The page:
4 For a discussion of the Haskalah, see Katz, Jacob, ed., Toward Modernity: The European Jewish Model (New Brunswick, Transaction Books, 1987)Google Scholar; Goodman, Saul, ed., The Faith of Secular Jews (New York, Ktav Press, 1976).Google Scholar For a discussion on the Hindu renaissance and a literature review of important writers in this area, see Miller, David, “Modernity in Hindu Monasticism” (1999) 34 J. Asian and African Studies 111–26.CrossRefGoogle Scholar
5 Brass, Paul R., Riots and Pogroms (New York, New York University Press, 1996)CrossRefGoogle Scholar; Landau, David, Piety and Power: The World of Jewish Fundamentalism (New York, Hill and Wang, 1993)Google Scholar; Silberstein, Laurence, ed., Jewish Fundamentalism in Comparative Perspective (New York, New York University Press, 1993).Google Scholar
8 Kohli, Atul, “India”, in Kesselman, Mark, Krieger, Joel and Joseph, William, eds., Comparative Politics at the Crossroads (Lexington, D.C. Heath, 1996) 472–73Google Scholar; Krislov, Samuel, “Israel”, in Shively, W. Philips, ed., Comparative Governance (New York, McGraw-Hill, 1997) 328Google Scholar; Sontag, Deborah, “Barak Creates Wide Coalition with 7 Parties”, in The New York Times (internet edition), July 1, 1999.Google Scholar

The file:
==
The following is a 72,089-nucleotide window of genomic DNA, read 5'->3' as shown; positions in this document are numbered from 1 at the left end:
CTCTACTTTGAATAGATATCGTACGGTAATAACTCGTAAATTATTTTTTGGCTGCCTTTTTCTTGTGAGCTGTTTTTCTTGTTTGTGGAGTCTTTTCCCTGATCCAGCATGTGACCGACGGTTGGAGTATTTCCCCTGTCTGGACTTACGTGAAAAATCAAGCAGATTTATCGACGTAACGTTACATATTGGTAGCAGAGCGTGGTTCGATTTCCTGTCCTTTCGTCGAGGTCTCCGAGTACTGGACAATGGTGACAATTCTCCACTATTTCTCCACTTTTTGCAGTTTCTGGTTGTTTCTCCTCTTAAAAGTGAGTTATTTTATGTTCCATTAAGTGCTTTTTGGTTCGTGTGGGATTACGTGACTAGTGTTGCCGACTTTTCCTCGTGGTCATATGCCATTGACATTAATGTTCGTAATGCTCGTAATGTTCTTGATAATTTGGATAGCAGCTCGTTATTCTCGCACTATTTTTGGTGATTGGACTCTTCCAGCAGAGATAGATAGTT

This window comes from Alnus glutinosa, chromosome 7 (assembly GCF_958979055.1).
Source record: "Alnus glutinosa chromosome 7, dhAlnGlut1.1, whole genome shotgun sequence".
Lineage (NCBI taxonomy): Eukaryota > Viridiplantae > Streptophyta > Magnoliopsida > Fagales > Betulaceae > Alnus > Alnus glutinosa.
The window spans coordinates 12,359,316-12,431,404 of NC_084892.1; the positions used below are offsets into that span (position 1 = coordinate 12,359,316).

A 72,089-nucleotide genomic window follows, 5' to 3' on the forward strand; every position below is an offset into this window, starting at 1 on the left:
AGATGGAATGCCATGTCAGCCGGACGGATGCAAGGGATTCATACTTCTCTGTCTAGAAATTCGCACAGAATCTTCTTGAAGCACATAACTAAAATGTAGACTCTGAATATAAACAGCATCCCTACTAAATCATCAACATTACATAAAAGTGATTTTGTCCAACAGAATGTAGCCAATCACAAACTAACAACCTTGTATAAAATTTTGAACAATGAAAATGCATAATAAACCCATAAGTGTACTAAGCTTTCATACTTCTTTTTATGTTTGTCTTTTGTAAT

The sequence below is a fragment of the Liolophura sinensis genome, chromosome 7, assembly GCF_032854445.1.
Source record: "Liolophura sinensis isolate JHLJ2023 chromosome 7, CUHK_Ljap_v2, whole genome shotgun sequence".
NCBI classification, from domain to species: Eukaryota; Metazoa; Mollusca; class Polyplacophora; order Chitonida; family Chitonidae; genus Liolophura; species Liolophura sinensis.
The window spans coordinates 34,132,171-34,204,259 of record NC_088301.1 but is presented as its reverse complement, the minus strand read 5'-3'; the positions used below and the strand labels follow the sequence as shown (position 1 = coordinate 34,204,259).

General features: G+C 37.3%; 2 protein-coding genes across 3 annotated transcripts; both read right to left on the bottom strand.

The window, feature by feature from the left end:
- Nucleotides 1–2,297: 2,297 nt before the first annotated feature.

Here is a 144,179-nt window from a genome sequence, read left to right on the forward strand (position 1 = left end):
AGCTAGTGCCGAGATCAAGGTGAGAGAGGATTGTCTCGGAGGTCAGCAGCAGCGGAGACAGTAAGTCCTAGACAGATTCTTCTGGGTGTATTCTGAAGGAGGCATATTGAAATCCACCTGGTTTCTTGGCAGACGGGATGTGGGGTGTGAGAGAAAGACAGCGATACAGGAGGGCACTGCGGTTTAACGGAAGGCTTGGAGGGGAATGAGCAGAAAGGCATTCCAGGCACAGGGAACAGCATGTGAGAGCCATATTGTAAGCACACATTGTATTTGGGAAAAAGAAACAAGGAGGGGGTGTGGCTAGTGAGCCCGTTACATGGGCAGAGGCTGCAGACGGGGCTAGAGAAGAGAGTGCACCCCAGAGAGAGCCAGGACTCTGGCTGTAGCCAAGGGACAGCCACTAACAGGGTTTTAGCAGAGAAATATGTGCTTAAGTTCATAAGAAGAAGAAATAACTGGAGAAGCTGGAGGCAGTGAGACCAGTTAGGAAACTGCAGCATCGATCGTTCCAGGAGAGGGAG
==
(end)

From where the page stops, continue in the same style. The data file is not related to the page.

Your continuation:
9 Epp, Charles R., The Rights Revolution: Lawyers, Activists and Supreme Courts in Comparative Perspective (Chicago, University of Chicago Press, 1998) 71–89Google Scholar; Austin, Granville, The Indian Constitution: Cornerstone of a Nation (Oxford, Clarendon Press, 1966) 164–84Google Scholar; Baker, H.E., The Legal System of Israel (Jerusalem, Israel University Press, 1967) 197–207, 232–43Google Scholar; Edelman, Martin, Courts, Politics, and Culture in Israel (Charlottesville, University of Virginia Press, 1994) 46.Google Scholar